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Egypt’s President Sisi sworn in for third term after decade of repression and economic malaise

Former army chief's rule has been marked by unfulfilled promises, spiralling poverty and unprecedented debts
Egyptian President Abdel Fattah al-Sisi smiles during a meeting with the French armies minister at the Ittihadia presidential Palace in Cairo on November 15, 2023.
Egyptian President Abdel Fattah el-Sisi was sworn in on 2 April 2024 for his third term as leader of the Arab world's most populous nation (AFP/file photo)

Egyptian President Abdel Fattah el-Sisi was sworn in on Tuesday for a third term in office after 10 years of rule marked by economic decline and political repression.

Sisi is slated to serve until 2030. On Tuesday, he vowed "to realise the aspirations of the Egyptian nation to build a modern, democratic state". He also promised to shore up public spending on social security programmes for the poor.

Sisi, 69, first became president in June 2014, a year after ousting his democratically elected predecessor Mohamed Morsi in a military coup. 

Sisi, then defence minister, has since led a ferocious crackdown on his opposition, initially targeting members and supporters of the Muslim Brotherhood, the group from which Morsi hails. He then extended the crackdown to members of the secular and left-wing opposition, along with civil society and independent media. 

An estimated 65,000 political prisoners detained in the aftermath of Sisi’s coup languish in jails, including politicians, protesters, journalists and civil society activists.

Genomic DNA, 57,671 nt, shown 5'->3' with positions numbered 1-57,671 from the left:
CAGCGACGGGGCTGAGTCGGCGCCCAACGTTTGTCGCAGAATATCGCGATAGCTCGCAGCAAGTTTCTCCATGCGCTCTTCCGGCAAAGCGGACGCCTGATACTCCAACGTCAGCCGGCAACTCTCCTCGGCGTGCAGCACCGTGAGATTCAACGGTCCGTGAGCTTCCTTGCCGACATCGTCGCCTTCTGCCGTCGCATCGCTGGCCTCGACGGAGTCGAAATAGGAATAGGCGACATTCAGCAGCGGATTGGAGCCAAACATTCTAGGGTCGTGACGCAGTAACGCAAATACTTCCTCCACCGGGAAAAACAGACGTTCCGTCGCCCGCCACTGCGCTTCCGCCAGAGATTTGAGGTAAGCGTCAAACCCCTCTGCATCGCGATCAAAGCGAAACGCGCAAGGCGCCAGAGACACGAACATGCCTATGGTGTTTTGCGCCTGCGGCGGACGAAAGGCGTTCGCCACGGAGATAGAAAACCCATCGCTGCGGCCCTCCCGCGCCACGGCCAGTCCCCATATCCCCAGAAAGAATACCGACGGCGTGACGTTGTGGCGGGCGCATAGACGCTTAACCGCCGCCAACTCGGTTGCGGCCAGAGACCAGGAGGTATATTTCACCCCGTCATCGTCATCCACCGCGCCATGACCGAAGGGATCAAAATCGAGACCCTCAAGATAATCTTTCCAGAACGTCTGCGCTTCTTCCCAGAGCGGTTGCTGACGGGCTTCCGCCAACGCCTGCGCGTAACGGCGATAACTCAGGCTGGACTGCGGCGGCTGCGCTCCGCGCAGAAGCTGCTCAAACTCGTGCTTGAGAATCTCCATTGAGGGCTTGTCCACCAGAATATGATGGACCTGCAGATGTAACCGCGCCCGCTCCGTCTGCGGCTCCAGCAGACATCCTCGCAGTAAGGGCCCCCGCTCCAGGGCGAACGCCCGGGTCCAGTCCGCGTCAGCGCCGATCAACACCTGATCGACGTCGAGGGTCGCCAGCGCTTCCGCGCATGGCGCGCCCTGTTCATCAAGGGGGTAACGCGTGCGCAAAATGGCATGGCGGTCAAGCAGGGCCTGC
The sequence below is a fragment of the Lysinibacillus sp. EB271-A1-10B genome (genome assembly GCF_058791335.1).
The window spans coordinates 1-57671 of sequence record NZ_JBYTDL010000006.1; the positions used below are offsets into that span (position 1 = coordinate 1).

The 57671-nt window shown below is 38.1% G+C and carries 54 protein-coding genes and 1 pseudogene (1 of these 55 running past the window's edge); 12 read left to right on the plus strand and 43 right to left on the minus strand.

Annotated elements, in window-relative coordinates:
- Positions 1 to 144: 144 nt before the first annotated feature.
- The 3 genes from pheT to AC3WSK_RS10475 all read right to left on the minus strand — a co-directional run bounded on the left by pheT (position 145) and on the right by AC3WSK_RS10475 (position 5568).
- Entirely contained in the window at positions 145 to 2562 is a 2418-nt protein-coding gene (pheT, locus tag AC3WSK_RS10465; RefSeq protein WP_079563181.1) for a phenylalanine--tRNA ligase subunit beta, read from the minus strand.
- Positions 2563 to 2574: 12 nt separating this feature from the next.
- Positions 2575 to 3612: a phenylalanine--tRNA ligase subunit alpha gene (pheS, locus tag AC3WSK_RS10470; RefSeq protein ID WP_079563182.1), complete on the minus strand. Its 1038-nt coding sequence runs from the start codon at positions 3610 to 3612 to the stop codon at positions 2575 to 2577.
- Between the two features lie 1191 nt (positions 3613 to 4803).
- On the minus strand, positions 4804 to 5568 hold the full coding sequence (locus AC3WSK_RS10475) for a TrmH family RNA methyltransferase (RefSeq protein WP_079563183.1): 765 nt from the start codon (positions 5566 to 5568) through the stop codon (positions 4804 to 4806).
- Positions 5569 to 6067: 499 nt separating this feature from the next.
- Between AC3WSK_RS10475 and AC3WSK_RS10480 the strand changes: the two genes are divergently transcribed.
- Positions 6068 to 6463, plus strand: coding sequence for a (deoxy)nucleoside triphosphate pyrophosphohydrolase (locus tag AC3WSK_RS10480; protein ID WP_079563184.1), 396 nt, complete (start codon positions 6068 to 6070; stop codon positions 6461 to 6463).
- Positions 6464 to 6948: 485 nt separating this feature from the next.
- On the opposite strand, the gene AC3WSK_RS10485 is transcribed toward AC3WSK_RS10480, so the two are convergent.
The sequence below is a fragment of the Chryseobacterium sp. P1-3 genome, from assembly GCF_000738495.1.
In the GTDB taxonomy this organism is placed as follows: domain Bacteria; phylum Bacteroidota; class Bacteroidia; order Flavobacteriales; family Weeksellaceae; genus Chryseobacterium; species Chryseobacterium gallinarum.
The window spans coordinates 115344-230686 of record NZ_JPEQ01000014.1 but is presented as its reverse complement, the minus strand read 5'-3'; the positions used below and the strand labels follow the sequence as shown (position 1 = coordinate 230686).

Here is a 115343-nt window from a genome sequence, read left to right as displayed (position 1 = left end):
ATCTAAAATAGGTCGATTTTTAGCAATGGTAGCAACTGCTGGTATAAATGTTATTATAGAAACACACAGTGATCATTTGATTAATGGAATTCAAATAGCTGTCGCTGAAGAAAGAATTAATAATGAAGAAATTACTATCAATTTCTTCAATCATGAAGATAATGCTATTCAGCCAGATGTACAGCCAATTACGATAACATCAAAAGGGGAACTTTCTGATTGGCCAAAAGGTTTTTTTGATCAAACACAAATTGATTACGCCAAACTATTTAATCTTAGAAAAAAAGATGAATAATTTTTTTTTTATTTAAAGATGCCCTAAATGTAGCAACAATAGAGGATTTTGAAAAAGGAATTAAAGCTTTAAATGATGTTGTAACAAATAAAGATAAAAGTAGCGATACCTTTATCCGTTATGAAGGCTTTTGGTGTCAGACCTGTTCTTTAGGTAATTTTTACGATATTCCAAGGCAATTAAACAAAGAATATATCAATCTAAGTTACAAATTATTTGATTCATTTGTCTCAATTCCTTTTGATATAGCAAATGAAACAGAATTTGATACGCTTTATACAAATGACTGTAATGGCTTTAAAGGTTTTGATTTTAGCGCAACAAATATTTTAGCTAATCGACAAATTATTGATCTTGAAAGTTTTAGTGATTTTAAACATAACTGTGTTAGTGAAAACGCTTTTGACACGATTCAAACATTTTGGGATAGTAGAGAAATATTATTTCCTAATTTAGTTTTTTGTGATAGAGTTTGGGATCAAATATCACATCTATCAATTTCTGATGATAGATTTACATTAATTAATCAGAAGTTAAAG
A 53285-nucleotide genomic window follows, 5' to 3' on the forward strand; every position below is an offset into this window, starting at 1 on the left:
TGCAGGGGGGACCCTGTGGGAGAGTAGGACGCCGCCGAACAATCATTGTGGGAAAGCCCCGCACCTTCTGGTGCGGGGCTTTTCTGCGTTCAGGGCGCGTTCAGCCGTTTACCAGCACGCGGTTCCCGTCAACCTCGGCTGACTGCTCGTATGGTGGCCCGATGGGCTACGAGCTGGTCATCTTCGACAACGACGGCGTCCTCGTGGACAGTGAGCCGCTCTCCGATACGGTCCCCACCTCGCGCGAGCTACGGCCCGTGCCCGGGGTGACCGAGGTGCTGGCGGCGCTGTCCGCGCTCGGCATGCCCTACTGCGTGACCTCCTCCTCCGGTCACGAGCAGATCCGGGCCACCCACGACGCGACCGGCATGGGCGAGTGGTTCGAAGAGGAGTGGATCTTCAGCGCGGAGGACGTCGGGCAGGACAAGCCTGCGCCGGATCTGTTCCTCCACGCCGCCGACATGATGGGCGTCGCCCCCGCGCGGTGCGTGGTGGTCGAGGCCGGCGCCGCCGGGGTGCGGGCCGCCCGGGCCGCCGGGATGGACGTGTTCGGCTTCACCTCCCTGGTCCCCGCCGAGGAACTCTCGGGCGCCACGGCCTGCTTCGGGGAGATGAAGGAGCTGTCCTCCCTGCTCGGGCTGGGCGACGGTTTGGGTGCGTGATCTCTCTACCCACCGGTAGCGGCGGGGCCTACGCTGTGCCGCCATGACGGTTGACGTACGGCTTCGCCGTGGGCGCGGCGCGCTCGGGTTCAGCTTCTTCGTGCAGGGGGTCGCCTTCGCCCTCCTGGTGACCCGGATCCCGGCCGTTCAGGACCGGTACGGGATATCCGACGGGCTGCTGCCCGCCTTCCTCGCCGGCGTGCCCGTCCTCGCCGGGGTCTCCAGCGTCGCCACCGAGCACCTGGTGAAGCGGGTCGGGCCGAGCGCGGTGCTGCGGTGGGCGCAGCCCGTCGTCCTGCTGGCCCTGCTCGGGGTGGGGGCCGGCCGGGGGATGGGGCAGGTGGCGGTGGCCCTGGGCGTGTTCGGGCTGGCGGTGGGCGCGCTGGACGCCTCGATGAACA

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Sisi's campaign on the opposition has been decried as the worst human rights crisis in the country's modern history. In one day, security forces killed more than a thousand anti-Sisi protesters in August 2013, in what became known as the Rabaa Massacre

Torture has also become widespread under Sisi's rule. A legal analysis by local and international rights groups has concluded that torture under the government of Sisi amounts to a crime against humanity. 

The classification is due to the systematic and widespread use of torture in the country, including a pattern of beatings, electrical shocks, sexual violence and denial of medical care.

Sisi inaugurated his term inside the parliament building of his New Administrative Capital (NAC), a $58 bn “smart city”, which the president hailed as one of the blueprints of his rule.

NAC, which has yet to have a name, is located some 45 kilometres (28 miles) east of the capital Cairo. He is expected to relocate to his new presidential palace in the city from Tuesday. The parliament, key ministries and government agencies are also due to be relocating to the city from Cairo. 

Funded by Egyptian public resources, the project was planned to be completed in three phases, with the first phase scheduled to be complete by 2020. But the first phase has yet to be completed due to lack of funds.

The city is aimed at relieving congestion in Cairo proper, but economic experts have questioned the feasibility of the project for Egypt’s ailing economy. 

It is part of President Sisi’s Egypt Vision 2030, a sustainable development plan with goals to be met by 2030.

Rising poverty

Sisi did not present a detailed electoral platform at the beginning of his rule 10 years ago. But he made broad promises to improve the living standards of the population and to protect the poorest segments of society.